Let's put it this way: "Bebe's Kids" won't make you forget "Who Framed Roger Rabbit." It might even make you consider "Cool World" cool.
The animated feature, "inspired" by the works of the late comedian Robin Harris, follows as an animated pudge approximating the shape of Harris finds himself exasperatingly locked into a trip to Funland, a big and very corporate amusement park, with some children who are not his, and not even his new girlfriend's and not very nice, to boot. This does not make him happy.
The piece is calculated to extract the most from the Harris comic persona: it contrives to leave him at the raggedy edge of grumpiness, spitting out the kind of highly charged and hilarious insult humor that was his main thing. "Your momma," he tells someone, "was so dumb that when she heard it was chilly outside, she went and got her bowl."
The Harris persona, in fact, is the most convincing illusion in the film. And it is an illusion, because the comedian died tragically at 37 before he could take part in this project, which was initially envisioned as a live action film to be produced by Warrington and Reginald Hudlin, of "House Party" and "Boomerang" fame. Thus Faizon Love reads lines that have been crafted to an extrapolation of Harris' grouchy personality as devised by Reginald Hudlin, who wrote the film.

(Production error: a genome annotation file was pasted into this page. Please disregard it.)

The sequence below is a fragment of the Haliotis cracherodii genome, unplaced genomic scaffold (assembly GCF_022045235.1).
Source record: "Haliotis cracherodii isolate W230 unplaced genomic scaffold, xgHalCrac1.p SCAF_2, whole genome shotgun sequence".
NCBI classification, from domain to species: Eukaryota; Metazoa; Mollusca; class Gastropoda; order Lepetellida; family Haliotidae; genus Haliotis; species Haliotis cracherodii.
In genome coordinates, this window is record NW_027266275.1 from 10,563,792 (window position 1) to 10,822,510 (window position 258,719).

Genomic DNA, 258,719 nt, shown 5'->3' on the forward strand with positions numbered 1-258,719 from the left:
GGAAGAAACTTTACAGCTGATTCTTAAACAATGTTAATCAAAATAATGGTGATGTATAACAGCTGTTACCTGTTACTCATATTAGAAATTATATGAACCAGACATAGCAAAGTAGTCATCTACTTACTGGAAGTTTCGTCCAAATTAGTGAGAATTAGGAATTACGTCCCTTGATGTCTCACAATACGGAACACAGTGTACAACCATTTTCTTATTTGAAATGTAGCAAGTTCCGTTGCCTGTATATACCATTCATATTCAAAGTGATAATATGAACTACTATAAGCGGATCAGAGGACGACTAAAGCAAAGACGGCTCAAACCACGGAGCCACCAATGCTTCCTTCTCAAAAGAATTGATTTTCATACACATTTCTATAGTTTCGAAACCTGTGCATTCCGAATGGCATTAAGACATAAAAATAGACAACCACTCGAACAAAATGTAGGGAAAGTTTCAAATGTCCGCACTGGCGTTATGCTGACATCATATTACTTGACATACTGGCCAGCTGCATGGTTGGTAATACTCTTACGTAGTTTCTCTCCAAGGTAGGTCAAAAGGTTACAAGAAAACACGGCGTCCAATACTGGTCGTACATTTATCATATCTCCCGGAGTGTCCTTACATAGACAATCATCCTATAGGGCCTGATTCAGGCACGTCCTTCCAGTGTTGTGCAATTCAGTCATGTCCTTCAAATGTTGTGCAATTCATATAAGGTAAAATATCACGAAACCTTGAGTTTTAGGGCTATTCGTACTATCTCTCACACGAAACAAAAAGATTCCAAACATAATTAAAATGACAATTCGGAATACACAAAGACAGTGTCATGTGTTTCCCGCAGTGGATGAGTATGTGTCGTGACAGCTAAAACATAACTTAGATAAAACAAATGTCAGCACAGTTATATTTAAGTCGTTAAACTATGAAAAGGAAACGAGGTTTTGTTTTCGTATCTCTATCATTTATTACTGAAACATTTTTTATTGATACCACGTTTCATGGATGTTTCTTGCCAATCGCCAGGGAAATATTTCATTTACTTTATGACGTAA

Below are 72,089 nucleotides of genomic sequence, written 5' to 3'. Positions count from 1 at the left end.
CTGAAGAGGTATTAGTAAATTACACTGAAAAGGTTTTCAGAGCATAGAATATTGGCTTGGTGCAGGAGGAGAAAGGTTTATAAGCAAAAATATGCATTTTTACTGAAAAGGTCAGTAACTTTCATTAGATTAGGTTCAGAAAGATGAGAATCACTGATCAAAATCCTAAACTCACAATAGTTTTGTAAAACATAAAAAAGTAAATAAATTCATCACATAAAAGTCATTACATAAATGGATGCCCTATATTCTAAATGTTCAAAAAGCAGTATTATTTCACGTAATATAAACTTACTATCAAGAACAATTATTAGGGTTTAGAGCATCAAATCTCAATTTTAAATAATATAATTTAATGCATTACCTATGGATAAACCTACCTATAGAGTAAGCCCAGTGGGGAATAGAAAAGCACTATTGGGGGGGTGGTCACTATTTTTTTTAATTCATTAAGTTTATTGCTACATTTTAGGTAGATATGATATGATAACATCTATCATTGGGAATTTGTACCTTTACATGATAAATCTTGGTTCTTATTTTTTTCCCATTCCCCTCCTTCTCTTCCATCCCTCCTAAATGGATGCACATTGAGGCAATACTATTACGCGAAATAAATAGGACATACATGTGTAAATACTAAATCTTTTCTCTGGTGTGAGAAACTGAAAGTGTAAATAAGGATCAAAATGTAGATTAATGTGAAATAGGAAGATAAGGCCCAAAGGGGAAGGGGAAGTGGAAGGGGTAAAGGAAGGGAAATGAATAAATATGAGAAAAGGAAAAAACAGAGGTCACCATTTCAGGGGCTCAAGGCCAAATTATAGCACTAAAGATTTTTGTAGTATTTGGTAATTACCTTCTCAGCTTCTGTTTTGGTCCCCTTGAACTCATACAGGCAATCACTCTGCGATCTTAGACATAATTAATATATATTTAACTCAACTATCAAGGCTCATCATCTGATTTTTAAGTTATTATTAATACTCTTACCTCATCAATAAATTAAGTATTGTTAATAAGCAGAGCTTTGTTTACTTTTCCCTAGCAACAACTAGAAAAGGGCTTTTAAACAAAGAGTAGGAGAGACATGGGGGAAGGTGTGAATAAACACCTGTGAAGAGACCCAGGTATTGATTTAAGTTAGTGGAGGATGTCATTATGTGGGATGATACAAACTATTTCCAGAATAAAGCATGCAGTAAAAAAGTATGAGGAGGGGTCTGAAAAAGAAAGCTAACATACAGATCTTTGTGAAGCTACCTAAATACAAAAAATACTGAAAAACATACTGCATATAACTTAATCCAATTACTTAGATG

In other respects the movie is less than convincing. Technically, the animation is crude. Harris is represented by a series of jiggling globes that are embarrassingly close to racial stereotyping. The other figures are strictly conventional, and all are set to move awkwardly against the crudest of backgrounds. Nor are the colors exceptionally bright.
The story is somewhat fragmented and when Harris ceases to be the focal point, the movie veers dangerously close to being unwatchable.
The symbolic underlay of the piece is earnest, but not particularly well dramatized. Bebe's kids, more or less abandoned by their mother, are the unloved of the black community, always in trouble, playing self-destructive and deeply irritating games of aggression. Taking them to Funland -- white America, to a T -- brings out their hostilities and Robin is tempted to abandon them: but the point of the film is that such children must be loved and nurtured by the community and brought back into it.
Too bad this positive message couldn't have been expressed more eloquently.
Directed by Bruce Smith.
Released by Paramount.